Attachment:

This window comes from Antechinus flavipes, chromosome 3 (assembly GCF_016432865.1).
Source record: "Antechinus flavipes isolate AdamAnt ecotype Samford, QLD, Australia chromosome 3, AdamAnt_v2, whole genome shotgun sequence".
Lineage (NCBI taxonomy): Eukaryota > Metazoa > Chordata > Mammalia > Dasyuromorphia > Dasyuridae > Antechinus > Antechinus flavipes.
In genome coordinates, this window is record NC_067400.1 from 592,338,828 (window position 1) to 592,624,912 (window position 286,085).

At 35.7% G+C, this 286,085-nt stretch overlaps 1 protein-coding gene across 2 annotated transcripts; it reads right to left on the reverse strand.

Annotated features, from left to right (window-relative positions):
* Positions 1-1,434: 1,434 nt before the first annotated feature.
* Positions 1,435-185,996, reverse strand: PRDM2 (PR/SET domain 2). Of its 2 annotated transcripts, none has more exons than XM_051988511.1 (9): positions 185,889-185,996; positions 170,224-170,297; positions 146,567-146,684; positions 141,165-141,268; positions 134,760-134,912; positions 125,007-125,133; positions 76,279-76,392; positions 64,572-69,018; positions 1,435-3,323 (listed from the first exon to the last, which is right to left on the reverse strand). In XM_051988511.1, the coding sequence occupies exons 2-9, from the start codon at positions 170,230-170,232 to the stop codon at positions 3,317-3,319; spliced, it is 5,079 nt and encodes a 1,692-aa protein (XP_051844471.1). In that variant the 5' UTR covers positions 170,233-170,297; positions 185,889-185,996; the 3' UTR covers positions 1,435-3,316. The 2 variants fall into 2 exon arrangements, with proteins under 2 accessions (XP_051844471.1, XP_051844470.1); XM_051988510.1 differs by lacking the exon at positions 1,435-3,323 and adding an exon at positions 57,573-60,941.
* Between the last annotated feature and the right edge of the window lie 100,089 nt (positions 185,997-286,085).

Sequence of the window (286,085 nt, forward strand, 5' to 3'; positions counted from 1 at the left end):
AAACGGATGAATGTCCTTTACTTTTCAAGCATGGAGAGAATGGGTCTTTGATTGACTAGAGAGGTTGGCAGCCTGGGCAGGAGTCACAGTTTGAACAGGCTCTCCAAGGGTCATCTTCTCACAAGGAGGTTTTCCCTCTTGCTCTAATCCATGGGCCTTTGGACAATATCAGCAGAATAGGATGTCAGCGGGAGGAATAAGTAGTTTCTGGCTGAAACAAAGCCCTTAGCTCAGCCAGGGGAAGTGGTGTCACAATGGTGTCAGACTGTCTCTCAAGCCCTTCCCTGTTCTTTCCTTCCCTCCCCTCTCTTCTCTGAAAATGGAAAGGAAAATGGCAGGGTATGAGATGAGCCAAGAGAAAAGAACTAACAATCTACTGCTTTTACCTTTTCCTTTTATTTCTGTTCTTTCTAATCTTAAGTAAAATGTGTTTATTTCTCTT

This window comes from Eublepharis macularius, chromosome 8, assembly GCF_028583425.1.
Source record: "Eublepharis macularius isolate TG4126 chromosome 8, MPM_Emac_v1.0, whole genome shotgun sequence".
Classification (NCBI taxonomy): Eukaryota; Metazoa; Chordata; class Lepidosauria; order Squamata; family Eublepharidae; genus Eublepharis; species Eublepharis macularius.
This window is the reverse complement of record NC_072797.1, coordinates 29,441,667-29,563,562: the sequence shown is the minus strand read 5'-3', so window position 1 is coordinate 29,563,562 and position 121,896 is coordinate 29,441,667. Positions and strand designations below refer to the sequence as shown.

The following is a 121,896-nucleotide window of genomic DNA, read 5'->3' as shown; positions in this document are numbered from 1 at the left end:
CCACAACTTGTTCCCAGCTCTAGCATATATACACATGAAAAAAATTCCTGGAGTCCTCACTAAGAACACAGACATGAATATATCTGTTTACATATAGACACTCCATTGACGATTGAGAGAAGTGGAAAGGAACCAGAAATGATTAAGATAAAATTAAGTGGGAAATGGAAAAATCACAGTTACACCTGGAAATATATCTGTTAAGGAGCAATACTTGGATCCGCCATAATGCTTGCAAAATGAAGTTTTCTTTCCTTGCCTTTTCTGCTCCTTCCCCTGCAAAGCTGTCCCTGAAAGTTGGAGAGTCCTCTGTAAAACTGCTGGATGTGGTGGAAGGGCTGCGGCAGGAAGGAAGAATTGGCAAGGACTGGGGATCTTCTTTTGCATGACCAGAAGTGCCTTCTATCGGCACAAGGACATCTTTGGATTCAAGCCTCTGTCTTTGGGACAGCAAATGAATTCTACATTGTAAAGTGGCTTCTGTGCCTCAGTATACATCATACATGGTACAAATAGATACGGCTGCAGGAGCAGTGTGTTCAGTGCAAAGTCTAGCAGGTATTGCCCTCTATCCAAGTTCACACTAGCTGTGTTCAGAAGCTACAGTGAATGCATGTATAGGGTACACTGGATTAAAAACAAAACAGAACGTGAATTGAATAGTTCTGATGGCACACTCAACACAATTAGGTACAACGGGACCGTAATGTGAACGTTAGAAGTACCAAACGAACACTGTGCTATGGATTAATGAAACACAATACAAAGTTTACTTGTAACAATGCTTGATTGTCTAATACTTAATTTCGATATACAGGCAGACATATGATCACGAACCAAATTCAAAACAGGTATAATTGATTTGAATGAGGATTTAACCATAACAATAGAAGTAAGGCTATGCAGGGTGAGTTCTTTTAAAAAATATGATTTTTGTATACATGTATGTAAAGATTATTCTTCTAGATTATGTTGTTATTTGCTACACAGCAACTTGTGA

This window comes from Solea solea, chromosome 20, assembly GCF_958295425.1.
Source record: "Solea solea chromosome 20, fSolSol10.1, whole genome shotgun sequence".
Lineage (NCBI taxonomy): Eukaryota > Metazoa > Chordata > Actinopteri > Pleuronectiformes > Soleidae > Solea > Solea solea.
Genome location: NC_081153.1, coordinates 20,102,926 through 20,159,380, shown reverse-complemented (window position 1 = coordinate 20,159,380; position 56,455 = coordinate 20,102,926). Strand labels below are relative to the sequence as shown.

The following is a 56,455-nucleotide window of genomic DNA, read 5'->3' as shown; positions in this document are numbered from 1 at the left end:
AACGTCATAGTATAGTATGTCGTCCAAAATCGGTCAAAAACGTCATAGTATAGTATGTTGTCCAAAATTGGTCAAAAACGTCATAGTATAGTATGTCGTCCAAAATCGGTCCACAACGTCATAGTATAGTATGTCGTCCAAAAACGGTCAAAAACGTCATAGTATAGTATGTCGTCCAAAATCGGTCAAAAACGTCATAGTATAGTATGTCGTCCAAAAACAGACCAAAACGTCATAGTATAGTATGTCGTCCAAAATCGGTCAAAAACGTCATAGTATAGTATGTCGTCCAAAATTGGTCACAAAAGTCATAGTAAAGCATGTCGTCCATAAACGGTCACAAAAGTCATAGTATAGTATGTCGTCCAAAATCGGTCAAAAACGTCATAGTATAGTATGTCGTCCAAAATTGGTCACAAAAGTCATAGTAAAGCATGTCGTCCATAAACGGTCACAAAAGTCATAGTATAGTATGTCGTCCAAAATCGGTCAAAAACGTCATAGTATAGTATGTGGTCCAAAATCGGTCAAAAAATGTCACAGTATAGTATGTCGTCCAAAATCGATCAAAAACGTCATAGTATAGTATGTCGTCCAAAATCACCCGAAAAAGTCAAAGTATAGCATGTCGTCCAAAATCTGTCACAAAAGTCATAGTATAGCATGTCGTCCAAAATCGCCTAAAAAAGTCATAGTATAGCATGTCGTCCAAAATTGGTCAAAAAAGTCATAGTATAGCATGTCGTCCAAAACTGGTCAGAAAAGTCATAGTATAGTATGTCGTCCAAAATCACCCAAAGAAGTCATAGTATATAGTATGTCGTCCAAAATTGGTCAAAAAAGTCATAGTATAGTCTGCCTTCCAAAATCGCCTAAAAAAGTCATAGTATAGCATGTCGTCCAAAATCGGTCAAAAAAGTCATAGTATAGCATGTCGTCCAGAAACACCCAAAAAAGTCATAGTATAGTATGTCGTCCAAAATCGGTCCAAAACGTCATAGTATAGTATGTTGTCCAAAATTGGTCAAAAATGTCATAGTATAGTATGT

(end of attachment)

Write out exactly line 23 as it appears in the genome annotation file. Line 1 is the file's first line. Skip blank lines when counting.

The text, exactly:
AACGTCATAGTATAGTATGTCGTCCAAAATCGGTCAAAAACGTCATAGTATAGTATGTTGTCCAAAATTGGTCAAAAACGTCATAGTATAGTATGTCGTCCAAAATCGGTCCACAACGTCATAGTATAGTATGTCGTCCAAAAACGGTCAAAAACGTCATAGTATAGTATGTCGTCCAAAATCGGTCAAAAACGTCATAGTATAGTATGTCGTCCAAAAACAGACCAAAACGTCATAGTATAGTATGTCGTCCAAAATCGGTCAAAAACGTCATAGTATAGTATGTCGTCCAAAATTGGTCACAAAAGTCATAGTAAAGCATGTCGTCCATAAACGGTCACAAAAGTCATAGTATAGTATGTCGTCCAAAATCGGTCAAAAACGTCATAGTATAGTATGTCGTCCAAAATTGGTCACAAAAGTCATAGTAAAGCATGTCGTCCATAAACGGTCACAAAAGTCATAGTATAGTATGTCGTCCAAAATCGGTCAAAAACGTCATAGTATAGTATGTGGTCCAAAATCGGTCAAAAAATGTCACAGTATAGTATGTCGTCCAAAATCGATCAAAAACGTCATAGTATAGTATGTCGTCCAAAATCACCCGAAAAAGTCAAAGTATAGCATGTCGTCCAAAATCTGTCACAAAAGTCATAGTATAGCATGTCGTCCAAAATCGCCTAAAAAAGTCATAGTATAGCATGTCGTCCAAAATTGGTCAAAAAAGTCATAGTATAGCATGTCGTCCAAAACTGGTCAGAAAAGTCATAGTATAGTATGTCGTCCAAAATCACCCAAAGAAGTCATAGTATATAGTATGTCGTCCAAAATTGGTCAAAAAAGTCATAGTATAGTCTGCCTTCCAAAATCGCCTAAAAAAGTCATAGTATAGCATGTCGTCCAAAATCGGTCAAAAAAGTCATAGTATAGCATGTCGTCCAGAAACACCCAAAAAAGTCATAGTATAGTATGTCGTCCAAAATCGGTCCAAAACGTCATAGTATAGTATGTTGTCCAAAATTGGTCAAAAATGTCATAGTATAGTATGT